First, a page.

For a number of years, our priest used gluten-free bread. If I received, was the host truly consecrated?
Sacraments require proper matter in order to be valid. You cannot baptize someone by pouring glue over them; you must use water. Using grape jelly instead of oil is not a valid administration of the last rites. In the same way, bread used for the Eucharist must truly be bread.
In 2003, the Congregation for the Doctrine of the Faith ruled that hosts must contain at least some gluten to be valid:
1. Hosts that are completely gluten-free are invalid matter for the celebration of the Eucharist.
2. Low-gluten hosts (partially gluten-free) are valid matter, provided they contain a sufficient amount of gluten to obtain the confection of bread without the addition of foreign materials and without the use of procedures that would alter the nature of bread.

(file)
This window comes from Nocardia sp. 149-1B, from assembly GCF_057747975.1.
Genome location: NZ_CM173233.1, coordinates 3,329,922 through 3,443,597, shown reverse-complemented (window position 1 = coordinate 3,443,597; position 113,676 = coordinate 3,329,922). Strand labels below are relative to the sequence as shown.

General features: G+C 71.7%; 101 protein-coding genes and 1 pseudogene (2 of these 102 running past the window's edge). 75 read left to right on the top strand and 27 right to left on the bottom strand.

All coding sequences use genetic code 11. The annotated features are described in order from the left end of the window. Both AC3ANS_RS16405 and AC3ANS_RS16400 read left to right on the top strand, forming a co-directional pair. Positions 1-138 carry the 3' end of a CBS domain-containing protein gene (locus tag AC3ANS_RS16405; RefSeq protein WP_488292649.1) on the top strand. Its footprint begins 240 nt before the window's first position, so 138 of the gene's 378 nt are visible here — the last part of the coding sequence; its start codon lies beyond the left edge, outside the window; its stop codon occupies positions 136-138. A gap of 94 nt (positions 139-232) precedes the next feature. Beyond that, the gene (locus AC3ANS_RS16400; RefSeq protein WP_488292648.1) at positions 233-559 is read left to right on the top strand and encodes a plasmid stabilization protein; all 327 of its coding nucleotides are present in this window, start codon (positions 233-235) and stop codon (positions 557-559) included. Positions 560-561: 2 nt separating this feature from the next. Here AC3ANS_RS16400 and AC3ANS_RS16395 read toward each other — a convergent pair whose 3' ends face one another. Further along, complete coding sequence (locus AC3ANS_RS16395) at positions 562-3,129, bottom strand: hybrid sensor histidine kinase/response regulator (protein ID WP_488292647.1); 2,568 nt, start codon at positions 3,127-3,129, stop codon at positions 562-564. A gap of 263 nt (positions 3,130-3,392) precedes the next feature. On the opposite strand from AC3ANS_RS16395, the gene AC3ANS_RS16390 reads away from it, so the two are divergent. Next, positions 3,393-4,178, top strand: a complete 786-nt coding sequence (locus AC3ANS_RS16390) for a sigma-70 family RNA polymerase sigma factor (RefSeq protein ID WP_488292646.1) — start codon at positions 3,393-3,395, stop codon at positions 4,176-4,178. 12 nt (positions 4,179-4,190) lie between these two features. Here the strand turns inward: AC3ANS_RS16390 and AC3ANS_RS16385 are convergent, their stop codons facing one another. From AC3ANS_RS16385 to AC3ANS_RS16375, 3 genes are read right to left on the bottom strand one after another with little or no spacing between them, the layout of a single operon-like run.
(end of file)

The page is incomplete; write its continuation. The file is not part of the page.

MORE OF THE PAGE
Hosts used for Mass must contain gluten to be valid matter. However there are low-gluten hosts that contain such small amounts of gluten (as little as .01%) that many persons with celiac disease are able to receive them. My presumption would be that the priest used a low-gluten host.